But I'm not even talking about "bombs." Restricted mana accelerants and tutors have probably never seen less play. There has probably never been a time since 2003 when Lotus Petal, Mana Crypt, and Mana Vault were less played. And have cards like Mystical Tutor, Vampiric Tutor, and even Demonic Tutor ever had less work in this format? These cards saw more work in the 1990s than they do today. They are often omitted even when players run the proper colors. I'm not even sure that players who started playing Vintage in the last few years can even appreciate how absurd Merchant Scroll was. It's barely used at all.
There are probably fewer restricted cards per Top 8 than at any time in the last 15 years. And that's not because of lazy B&R list management. We've had four restrictions (Dig, Cruise, Chalice, Golem) in two years after a period of almost no restrictions in nearly five. And they've unrestricted cards that used to be insane, like Thirst and Gifts.
As a byproduct of fewer restricted cards being used, we have more homogeneous decks. That means there are, by definition, less "bombs" being thrown around.
While I agree with a lot of what you say here, there are some points that deserve more attention. How are you defining 'powerful' cards, or are you taking a definition from Soly?
The idea that fewer traditionally powerful cards are seeing play does not necessarily mean that cards have not gotten more powerful, but could also point to a paradigm shift in what powerful cards are. There are certainly other factors in play, such as the homogenization of decks as you point to. Still, the evidence you cite that some tutors and mana accelerants see less play may undermine your point/skepticism, since it may be evidence of a diminishment in power level of these traditionally powerful cards.
Similarly, the fact that there has been a slew of recent restrictions (more than in the past five years, as you point out) and that once-powerful cards have been unrestricted and may no longer 'be insane' again implies that cards today may be more powerful than your skepticism admits.
In short, your post seems to say one thing while lots of evidence points in the opposite direction.
RE: [Aether Revamped] Paradox Engine
I like the idea of the card, and it can certainly lead to some ridiculous plays. This, with two tops and more than 1 artifact mana, gives infinite mana. I think the cards that benefit most from this card are not storm/PO decks, but rather Turbo Tezz or even Slaver. Getting multiple activations with Welder is going to win the game, and such a deck is more controlling than PO decks. I assume people are going to brew with it and find it lacking in storm/PO and shops, but find some success in slower Turbo Tezz or Slaver decks, since this card accelerates positioning from controlling to comboing off in those decks. So it may be a 1- or 2-of in those decks, but I'm not seeing it as far and away great anywhere else (that's already established. I do hope this spawns something new).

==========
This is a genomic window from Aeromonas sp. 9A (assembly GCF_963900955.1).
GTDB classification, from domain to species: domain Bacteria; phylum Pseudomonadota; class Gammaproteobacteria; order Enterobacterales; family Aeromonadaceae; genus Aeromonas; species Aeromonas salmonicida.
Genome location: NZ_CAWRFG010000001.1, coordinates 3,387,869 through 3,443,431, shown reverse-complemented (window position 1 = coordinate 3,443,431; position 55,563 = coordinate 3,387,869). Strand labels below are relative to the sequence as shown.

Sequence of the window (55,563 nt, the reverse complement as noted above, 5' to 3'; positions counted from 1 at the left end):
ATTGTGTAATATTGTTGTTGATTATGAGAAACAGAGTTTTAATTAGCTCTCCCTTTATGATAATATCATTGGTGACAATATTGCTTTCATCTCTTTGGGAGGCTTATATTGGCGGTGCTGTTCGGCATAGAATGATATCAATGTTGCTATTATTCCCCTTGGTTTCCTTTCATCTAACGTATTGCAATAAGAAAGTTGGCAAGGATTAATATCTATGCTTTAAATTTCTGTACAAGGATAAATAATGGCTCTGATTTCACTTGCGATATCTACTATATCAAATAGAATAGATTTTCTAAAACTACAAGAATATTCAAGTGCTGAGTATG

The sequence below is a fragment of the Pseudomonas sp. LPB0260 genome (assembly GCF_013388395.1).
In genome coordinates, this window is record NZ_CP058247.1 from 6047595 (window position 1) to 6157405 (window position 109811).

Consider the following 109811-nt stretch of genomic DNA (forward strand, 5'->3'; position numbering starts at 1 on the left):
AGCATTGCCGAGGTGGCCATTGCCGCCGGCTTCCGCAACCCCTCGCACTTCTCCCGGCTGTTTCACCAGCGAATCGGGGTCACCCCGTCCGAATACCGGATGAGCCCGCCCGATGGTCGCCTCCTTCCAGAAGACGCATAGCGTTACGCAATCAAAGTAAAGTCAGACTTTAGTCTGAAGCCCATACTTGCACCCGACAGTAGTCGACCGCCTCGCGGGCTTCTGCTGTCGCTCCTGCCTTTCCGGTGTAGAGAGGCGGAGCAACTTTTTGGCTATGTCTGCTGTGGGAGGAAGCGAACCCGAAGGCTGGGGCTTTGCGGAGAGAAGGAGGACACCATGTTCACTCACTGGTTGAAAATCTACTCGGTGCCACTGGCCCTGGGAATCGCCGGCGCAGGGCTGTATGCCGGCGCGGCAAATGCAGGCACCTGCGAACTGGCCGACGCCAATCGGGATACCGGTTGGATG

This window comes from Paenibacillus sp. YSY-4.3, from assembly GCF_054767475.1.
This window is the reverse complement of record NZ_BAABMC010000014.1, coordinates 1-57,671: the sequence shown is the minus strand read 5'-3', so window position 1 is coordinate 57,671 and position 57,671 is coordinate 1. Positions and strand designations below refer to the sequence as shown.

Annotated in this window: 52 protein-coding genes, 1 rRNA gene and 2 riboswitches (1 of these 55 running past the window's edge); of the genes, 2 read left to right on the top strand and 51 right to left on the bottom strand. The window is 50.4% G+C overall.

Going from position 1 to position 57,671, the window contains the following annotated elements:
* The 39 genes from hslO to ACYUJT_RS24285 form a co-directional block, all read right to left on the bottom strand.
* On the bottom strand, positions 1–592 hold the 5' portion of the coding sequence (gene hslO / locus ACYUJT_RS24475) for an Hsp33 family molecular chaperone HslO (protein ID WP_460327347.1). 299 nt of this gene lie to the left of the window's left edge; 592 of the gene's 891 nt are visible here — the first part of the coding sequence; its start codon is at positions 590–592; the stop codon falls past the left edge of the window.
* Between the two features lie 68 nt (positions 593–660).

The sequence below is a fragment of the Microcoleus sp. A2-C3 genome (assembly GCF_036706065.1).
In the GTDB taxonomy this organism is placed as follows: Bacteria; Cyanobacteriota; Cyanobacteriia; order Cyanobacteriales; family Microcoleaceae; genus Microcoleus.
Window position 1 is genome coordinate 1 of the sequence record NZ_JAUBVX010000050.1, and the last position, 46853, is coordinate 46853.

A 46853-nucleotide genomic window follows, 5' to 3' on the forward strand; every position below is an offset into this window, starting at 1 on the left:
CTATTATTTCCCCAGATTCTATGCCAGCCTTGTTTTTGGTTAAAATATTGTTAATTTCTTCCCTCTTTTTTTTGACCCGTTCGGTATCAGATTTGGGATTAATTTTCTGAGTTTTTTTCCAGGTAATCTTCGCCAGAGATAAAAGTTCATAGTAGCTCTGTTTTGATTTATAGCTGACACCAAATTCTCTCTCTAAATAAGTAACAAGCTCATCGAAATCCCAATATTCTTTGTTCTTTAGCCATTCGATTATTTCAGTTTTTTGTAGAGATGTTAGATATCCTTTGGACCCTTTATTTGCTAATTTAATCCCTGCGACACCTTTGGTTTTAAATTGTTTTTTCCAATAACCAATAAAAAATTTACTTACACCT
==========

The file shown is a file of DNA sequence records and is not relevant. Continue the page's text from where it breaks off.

RE: [AER] Scrap Trawler
While someone more clever and experienced with Shops is likely to come up with better, the first thing I think of is recurring any artifact in your deck with Metalwork Colossus. So my thought is to go in the opposite direction (even more prison based) and create a stronger lock by keeping tangle wire set at 4 with smokestack in play, for example.
Also, the value of cards like Spine of Ish-Shah goes up in that case, as do other silver bullets, so my deckbuilding would be steered toward the new prison lists featuring Inventor's Fair.
RE: On Workshops/Prison/Obrien's Current Dominance and What Might Be Done About It
Another potential solution is to make an alternate casting/activation ability, a la forecast and evoke. For permanents, I was thinking along the lines of: '[cost]: Exile this card from your hand, then put it onto the battlefield if it was exiled in this way.'
It shakes up the format by dodging both sphere effects and countermagic. Of course, something similar could be templated for non-permanent cards.
RE: TKS Moon
To the OP:
I understand your thrust to be more proactive with your threats. One key issue I see is a reliance on Blood Moon as a threat on top of your others. I see a softness to the recent crop of Paradoxical Outcome decks that are heavily reliant on moxen, to the point of being able to ignore Bloon Moon entirely. Your other threats (except potentially TKS) also do not address decks like this.
In my opinion, moxen are a key way for decks to dig out under a moon effect, and your only response is EE, I think. Chalice could mitigate that as well, as could Null Rod. At that point, you'd want Tombs probably to power out chalice and rod, and would be playing a different deck entirely.
Just something to think about.
It isn't about being toxic, it's about being right. But I forget that now everyone has to be 'nice' and 'friendly' on the internet, even if that means lacking truth.
This seems to set up a false dichotomy between truth and kindness; I do not think those two are mutually exclusive.
RE: [KLD] Paradoxical Outcome
Correct msg. The post before mine spoke of glimmervoid and or other ANY color lands to help the manabase, and to provide other answers to Rod/Stony (Grudge was brought up for example). Reservoir provides life gain to offset the Ping Lands and provides another route to victory in POutcome lists. Sorry for the confusion.
Gotcha. Sorry for not seeing what you were responding to.